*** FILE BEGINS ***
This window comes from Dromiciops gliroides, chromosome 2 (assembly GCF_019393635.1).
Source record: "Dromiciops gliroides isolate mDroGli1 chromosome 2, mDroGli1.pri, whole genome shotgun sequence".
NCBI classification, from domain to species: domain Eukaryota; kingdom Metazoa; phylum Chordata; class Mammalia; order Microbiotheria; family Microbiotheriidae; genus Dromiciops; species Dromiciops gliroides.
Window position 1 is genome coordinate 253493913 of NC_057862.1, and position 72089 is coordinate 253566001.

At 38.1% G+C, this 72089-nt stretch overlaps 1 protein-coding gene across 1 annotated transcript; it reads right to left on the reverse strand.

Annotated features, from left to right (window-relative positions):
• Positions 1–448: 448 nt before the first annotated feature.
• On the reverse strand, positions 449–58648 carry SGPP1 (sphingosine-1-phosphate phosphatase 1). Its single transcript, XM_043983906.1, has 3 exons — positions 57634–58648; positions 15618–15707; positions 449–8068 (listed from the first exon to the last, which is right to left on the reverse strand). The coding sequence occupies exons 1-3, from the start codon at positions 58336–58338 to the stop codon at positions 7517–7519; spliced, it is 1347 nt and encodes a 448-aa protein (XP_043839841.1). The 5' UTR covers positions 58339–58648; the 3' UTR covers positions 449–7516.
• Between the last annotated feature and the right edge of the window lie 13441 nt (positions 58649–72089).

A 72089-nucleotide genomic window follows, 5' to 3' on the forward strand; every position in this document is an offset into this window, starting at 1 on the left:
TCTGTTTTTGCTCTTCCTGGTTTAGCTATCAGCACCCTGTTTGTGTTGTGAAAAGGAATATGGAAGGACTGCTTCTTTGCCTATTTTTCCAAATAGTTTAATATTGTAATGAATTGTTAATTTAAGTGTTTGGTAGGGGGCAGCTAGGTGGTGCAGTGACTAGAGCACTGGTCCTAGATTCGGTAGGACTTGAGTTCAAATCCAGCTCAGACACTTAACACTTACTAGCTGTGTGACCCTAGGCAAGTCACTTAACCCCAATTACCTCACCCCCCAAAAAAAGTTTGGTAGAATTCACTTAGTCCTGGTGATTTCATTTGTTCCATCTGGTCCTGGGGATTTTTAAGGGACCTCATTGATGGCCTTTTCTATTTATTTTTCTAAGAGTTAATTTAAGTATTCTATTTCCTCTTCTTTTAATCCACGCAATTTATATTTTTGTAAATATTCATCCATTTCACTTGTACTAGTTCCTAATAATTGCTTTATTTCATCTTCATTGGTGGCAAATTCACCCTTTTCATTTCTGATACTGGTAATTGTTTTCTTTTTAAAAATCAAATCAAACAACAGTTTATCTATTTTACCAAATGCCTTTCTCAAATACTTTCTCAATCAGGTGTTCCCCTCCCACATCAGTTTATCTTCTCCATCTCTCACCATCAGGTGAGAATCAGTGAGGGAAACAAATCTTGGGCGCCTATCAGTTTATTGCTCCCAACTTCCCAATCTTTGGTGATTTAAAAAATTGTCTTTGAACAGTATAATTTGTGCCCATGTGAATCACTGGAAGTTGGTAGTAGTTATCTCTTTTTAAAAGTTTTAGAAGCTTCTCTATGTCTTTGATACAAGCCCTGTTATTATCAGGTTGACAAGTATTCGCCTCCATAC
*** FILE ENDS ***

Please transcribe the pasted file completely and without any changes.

This window comes from Dromiciops gliroides, chromosome 2 (assembly GCF_019393635.1).
Source record: "Dromiciops gliroides isolate mDroGli1 chromosome 2, mDroGli1.pri, whole genome shotgun sequence".
NCBI classification, from domain to species: domain Eukaryota; kingdom Metazoa; phylum Chordata; class Mammalia; order Microbiotheria; family Microbiotheriidae; genus Dromiciops; species Dromiciops gliroides.
Window position 1 is genome coordinate 253493913 of NC_057862.1, and position 72089 is coordinate 253566001.

At 38.1% G+C, this 72089-nt stretch overlaps 1 protein-coding gene across 1 annotated transcript; it reads right to left on the reverse strand.

Annotated features, from left to right (window-relative positions):
• Positions 1–448: 448 nt before the first annotated feature.
• On the reverse strand, positions 449–58648 carry SGPP1 (sphingosine-1-phosphate phosphatase 1). Its single transcript, XM_043983906.1, has 3 exons — positions 57634–58648; positions 15618–15707; positions 449–8068 (listed from the first exon to the last, which is right to left on the reverse strand). The coding sequence occupies exons 1-3, from the start codon at positions 58336–58338 to the stop codon at positions 7517–7519; spliced, it is 1347 nt and encodes a 448-aa protein (XP_043839841.1). The 5' UTR covers positions 58339–58648; the 3' UTR covers positions 449–7516.
• Between the last annotated feature and the right edge of the window lie 13441 nt (positions 58649–72089).

A 72089-nucleotide genomic window follows, 5' to 3' on the forward strand; every position in this document is an offset into this window, starting at 1 on the left:
TCTGTTTTTGCTCTTCCTGGTTTAGCTATCAGCACCCTGTTTGTGTTGTGAAAAGGAATATGGAAGGACTGCTTCTTTGCCTATTTTTCCAAATAGTTTAATATTGTAATGAATTGTTAATTTAAGTGTTTGGTAGGGGGCAGCTAGGTGGTGCAGTGACTAGAGCACTGGTCCTAGATTCGGTAGGACTTGAGTTCAAATCCAGCTCAGACACTTAACACTTACTAGCTGTGTGACCCTAGGCAAGTCACTTAACCCCAATTACCTCACCCCCCAAAAAAAGTTTGGTAGAATTCACTTAGTCCTGGTGATTTCATTTGTTCCATCTGGTCCTGGGGATTTTTAAGGGACCTCATTGATGGCCTTTTCTATTTATTTTTCTAAGAGTTAATTTAAGTATTCTATTTCCTCTTCTTTTAATCCACGCAATTTATATTTTTGTAAATATTCATCCATTTCACTTGTACTAGTTCCTAATAATTGCTTTATTTCATCTTCATTGGTGGCAAATTCACCCTTTTCATTTCTGATACTGGTAATTGTTTTCTTTTTAAAAATCAAATCAAACAACAGTTTATCTATTTTACCAAATGCCTTTCTCAAATACTTTCTCAATCAGGTGTTCCCCTCCCACATCAGTTTATCTTCTCCATCTCTCACCATCAGGTGAGAATCAGTGAGGGAAACAAATCTTGGGCGCCTATCAGTTTATTGCTCCCAACTTCCCAATCTTTGGTGATTTAAAAAATTGTCTTTGAACAGTATAATTTGTGCCCATGTGAATCACTGGAAGTTGGTAGTAGTTATCTCTTTTTAAAAGTTTTAGAAGCTTCTCTATGTCTTTGATACAAGCCCTGTTATTATCAGGTTGACAAGTATTCGCCTCCATAC